However, these are not applicable with regard to foreign bribery.
With respect to accounting fraud, those who disclose with remorse their accounting fraud-related irregularities to the Turkish Tax Authority are not sanctioned.
Furthermore, with respect to embezzlement, the sentence will be reduced to ⅓ if the goods are returned or damages are fully mitigated before the investigation or the sentence will be halved if the goods are returned or damages are fully mitigated during the investigation and prior to trial proceedings.
Finally, with respect to extortion, the sentence to be imposed may be decreased by one half by taking into account the value of the benefit extorted and economic condition of the victim.
5.1 Penalties on Conviction
The penalties are as follows:
- bribery – imprisonment from four years to twelve years;
- influence-peddling –imprisonment from two years to five years and a judicial monetary fine up to 5,000 days;
- accounting fraud –imprisonment from eighteen months to three years;
- embezzlement –imprisonment from five to twelve years; and
- extortion – imprisonment from five to ten years.
As indicated above, legal entities cannot be held criminally liable but are still subject to certain safety measures, such as seizure of proceeds of crime or cancellation of licence.
5.2 Guidelines Applicable to the Assessment of Penalties
No information is available in this jurisdiction.
6 Compliance and Disclosure
6.1 National Legislation and Duties to Prevent Corruption
There is no legal obligation set forth in general laws (lex generalis) for companies incorporated in Turkey to adopt a compliance programme.
That being said, legislation on anti-money laundering and prevention of terrorism financing obliges certain companies such as banks, intermediary companies operating in capital markets, insurance and pension companies, financing, factoring and leasing companies or electronic money institutions or payment institutions to adopt a compliance programme in this respect.
6.2 Disclosure of Violations of Anti-bribery and Anti-corruption Provisions
According to Article 278 of the TCC, an individual who witnesses an existing and continuing crime should report it to the authorities; failure to do so would give rise to imprisonment for up to one year. That said, self-incrimination is prohibited under Turkish law. Therefore, those involved in the commission of a crime are not obligated to report the crime.
According to the Code on the Prevention of Laundering of Crime Revenues (No 5549), certain companies that are engaged in specific business areas are obligated to identify the counterparty of the transactions, to notify the suspicious transactions and disclose information and documents to the Financial Crimes Investigation Board.
6.3 Protection Afforded to Whistle-Blowers
Turkey does not have any specific legislation regarding whistle-blowing protection. Nonetheless, Turkey is party to all international anti-corruption conventions, including the United Nations Convention against Corruption and the International Labour Organization’s Termination of the Employment Convention No C158. Articles 32 and 33 of the UN Convention Against Corruption (ie, provisions on the protection of witnesses and whistle-blowers) have not been implemented in Turkey yet and there is no specific legislation for the protection of reporting persons. Furthermore, Chapter 23 (Judiciary and Fundamental Rights) for Turkey’s accession to the EU requires Turkey to implement a whistle-blower protection harmonised with that of the EU’s acquis communautaire.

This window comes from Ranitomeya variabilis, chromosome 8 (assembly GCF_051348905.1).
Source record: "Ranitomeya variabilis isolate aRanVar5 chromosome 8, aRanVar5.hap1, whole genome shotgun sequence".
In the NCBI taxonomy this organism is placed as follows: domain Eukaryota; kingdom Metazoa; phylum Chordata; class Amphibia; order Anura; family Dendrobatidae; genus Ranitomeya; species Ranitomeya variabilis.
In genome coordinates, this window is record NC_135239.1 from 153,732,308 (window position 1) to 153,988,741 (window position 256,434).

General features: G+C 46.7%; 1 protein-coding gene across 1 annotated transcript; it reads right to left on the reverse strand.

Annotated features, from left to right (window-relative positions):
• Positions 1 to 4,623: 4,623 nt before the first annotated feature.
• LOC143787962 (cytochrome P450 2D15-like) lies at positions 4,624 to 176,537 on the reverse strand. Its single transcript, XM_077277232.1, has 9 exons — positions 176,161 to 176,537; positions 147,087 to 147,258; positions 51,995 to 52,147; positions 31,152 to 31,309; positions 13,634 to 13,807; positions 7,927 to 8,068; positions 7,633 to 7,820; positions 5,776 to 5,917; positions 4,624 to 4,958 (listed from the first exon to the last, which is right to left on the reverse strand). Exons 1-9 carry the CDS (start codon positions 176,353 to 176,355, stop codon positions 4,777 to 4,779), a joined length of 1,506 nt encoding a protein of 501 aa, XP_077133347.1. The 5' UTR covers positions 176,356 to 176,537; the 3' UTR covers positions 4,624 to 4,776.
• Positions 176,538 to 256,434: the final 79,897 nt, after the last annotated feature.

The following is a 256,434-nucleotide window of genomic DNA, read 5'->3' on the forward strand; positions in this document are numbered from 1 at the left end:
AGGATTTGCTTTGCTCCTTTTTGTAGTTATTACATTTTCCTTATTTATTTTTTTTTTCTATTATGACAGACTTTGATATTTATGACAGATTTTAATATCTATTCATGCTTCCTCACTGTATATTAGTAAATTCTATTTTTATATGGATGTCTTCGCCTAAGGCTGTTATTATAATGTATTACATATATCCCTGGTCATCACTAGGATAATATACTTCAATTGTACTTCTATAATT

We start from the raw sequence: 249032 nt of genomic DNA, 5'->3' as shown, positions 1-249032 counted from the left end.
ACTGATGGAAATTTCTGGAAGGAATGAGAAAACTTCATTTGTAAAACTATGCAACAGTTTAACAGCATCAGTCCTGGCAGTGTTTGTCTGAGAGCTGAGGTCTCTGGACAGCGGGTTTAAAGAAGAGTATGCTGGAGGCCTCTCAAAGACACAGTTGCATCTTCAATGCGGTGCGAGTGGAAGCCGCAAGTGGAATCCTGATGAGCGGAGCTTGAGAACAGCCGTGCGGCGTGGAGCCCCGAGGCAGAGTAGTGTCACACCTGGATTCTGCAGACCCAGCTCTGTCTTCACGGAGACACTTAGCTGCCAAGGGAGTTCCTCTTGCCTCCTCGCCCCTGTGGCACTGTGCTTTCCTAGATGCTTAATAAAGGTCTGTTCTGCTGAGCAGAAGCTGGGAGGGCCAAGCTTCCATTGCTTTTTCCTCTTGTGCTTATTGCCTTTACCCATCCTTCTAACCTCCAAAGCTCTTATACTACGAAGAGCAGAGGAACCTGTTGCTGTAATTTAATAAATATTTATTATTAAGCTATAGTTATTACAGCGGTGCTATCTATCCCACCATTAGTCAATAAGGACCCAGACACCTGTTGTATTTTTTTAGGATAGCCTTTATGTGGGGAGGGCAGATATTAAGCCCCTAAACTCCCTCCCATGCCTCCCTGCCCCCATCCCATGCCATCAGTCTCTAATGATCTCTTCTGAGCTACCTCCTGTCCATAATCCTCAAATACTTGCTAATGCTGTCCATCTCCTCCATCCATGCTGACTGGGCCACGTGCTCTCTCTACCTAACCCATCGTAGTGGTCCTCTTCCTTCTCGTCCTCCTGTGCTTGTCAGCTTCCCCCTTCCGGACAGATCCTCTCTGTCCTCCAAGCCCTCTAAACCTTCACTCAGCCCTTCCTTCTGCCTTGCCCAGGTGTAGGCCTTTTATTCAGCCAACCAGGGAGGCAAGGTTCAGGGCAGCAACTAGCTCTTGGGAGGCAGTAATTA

There are, however, several provisions scattered across different laws prescribed under the Turkish legislation.
Within this context, Article 18 of the Labour Law specifically provides that terminating an employment agreement on the basis that the employee has filed a complaint or participated in proceedings against the employer (such as external reporting) seeking the fulfilment of obligations or rights arising from law or the employment agreement will not be considered a valid reason for the employer to terminate the employment agreement. In addition, the Code of Obligations provides a general protection for employees against physiological and physical abuse in the workplace, which applies to possible retaliations by employers against whistle-blowers under Article 417 of the Code of Obligations.
The Witness Protection Law provides certain protections to persons reporting a crime. However, the Witness Protection Code only applies to persons reporting crimes that are subject to an aggravated life sentence, a life sentence and crimes that are punished with a minimum of ten years or more, as well as terrorism-related crimes.
6.4 Incentives for Whistle-Blowers
No information is available in this jurisdiction.
6.5 Location of Relevant Provisions Regarding Whistle-Blowing
No specific whistle-blowing legislation exists in Turkey. That said, there are certain legislative protections provided under different laws, as explained in 6.3 Protection Afforded to Whistle-Blowers.
7.1 Enforcement of Anti-bribery and Anti-corruption Laws